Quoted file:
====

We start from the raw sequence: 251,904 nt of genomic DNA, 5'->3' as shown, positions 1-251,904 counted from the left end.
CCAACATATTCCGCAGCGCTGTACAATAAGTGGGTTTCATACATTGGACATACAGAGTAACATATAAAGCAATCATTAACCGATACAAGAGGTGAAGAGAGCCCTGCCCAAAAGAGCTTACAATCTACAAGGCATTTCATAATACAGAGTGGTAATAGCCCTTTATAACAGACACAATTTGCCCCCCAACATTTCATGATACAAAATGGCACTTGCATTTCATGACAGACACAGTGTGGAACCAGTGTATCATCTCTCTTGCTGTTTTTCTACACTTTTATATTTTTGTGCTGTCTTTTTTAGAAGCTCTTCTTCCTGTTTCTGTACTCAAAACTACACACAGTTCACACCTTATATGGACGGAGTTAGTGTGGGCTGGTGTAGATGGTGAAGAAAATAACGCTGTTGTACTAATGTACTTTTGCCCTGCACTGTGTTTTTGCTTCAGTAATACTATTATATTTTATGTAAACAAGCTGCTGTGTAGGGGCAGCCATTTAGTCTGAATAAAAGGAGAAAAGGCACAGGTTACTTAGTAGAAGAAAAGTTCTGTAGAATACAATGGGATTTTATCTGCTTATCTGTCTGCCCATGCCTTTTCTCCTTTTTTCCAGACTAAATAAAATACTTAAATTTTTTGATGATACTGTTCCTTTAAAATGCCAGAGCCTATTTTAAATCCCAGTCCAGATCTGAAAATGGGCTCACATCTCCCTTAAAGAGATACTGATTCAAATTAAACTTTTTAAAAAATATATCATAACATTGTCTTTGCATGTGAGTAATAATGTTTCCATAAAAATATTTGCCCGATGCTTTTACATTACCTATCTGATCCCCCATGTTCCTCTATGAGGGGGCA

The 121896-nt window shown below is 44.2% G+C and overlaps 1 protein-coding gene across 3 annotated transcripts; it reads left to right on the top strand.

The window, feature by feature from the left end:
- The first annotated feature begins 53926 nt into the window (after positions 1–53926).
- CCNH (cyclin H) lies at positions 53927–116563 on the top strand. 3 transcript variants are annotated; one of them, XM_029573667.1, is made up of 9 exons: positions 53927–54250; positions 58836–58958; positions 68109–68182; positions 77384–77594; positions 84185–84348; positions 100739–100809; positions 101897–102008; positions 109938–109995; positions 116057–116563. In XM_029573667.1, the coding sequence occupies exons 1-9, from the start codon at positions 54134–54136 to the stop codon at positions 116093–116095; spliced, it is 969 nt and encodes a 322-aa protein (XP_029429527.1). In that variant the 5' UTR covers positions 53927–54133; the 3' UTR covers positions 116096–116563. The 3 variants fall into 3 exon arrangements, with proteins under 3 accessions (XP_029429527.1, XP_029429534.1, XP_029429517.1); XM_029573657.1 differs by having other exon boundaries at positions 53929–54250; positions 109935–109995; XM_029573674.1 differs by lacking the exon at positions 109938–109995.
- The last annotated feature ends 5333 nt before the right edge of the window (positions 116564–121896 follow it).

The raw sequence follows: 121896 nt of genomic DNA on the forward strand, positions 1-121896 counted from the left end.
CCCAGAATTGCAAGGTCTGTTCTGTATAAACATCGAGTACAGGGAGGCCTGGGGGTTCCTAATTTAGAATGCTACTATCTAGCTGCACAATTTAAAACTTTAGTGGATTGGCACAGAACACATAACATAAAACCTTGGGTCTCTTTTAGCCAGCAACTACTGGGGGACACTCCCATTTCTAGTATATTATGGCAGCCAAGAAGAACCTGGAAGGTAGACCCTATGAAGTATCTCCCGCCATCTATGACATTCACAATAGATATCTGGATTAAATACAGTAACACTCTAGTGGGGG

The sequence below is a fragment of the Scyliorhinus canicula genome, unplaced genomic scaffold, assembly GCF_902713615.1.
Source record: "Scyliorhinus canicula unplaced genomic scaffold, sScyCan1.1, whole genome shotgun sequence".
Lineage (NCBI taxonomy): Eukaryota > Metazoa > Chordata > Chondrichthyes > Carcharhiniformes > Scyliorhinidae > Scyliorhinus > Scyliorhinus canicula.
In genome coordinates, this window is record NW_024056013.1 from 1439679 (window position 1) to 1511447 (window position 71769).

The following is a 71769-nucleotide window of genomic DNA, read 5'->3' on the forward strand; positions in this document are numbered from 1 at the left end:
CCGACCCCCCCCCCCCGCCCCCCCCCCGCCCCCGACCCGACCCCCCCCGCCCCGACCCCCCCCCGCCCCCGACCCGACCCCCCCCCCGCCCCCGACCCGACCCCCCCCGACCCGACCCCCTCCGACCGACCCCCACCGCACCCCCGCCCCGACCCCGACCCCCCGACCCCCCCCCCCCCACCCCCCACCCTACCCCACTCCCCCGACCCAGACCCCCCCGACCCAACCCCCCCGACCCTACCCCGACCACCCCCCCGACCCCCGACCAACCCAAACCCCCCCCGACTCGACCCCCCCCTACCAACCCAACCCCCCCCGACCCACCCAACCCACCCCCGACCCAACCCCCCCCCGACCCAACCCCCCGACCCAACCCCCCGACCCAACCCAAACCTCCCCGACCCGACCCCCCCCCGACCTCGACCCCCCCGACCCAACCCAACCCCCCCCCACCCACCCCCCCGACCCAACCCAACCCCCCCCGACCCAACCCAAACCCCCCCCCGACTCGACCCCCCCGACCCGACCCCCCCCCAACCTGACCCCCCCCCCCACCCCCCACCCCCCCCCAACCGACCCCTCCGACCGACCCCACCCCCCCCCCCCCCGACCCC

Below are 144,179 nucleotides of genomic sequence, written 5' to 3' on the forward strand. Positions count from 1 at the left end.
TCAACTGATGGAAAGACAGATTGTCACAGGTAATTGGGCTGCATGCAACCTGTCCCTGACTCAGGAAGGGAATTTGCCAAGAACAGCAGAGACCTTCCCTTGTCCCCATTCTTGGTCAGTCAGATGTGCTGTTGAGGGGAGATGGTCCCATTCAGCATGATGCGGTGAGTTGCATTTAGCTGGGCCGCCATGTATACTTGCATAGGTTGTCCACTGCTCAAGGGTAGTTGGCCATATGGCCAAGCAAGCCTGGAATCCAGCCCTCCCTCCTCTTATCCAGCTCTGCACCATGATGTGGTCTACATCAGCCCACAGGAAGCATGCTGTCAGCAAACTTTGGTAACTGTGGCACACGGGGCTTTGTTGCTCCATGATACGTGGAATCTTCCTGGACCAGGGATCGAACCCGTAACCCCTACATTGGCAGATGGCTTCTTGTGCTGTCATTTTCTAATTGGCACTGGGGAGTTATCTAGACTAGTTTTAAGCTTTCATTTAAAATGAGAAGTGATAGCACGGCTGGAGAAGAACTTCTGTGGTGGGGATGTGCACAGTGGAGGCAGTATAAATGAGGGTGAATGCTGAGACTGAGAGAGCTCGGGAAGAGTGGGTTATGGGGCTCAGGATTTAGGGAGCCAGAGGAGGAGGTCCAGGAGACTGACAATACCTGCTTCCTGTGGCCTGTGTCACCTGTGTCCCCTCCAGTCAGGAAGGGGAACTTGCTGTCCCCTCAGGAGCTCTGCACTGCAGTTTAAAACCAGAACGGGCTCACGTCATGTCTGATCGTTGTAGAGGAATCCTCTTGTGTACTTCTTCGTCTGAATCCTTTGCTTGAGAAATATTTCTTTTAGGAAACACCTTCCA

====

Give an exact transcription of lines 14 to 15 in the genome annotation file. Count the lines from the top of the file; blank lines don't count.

The following is a 71769-nucleotide window of genomic DNA, read 5'->3' on the forward strand; positions in this document are numbered from 1 at the left end:
CCGACCCCCCCCCCCCGCCCCCCCCCCGCCCCCGACCCGACCCCCCCCGCCCCGACCCCCCCCCGCCCCCGACCCGACCCCCCCCCCGCCCCCGACCCGACCCCCCCCGACCCGACCCCCTCCGACCGACCCCCACCGCACCCCCGCCCCGACCCCGACCCCCCGACCCCCCCCCCCCCACCCCCCACCCTACCCCACTCCCCCGACCCAGACCCCCCCGACCCAACCCCCCCGACCCTACCCCGACCACCCCCCCGACCCCCGACCAACCCAAACCCCCCCCGACTCGACCCCCCCCTACCAACCCAACCCCCCCCGACCCACCCAACCCACCCCCGACCCAACCCCCCCCCGACCCAACCCCCCGACCCAACCCCCCGACCCAACCCAAACCTCCCCGACCCGACCCCCCCCCGACCTCGACCCCCCCGACCCAACCCAACCCCCCCCCACCCACCCCCCCGACCCAACCCAACCCCCCCCGACCCAACCCAAACCCCCCCCCGACTCGACCCCCCCGACCCGACCCCCCCCCAACCTGACCCCCCCCCCCACCCCCCACCCCCCCCCAACCGACCCCTCCGACCGACCCCACCCCCCCCCCCCCCGACCCC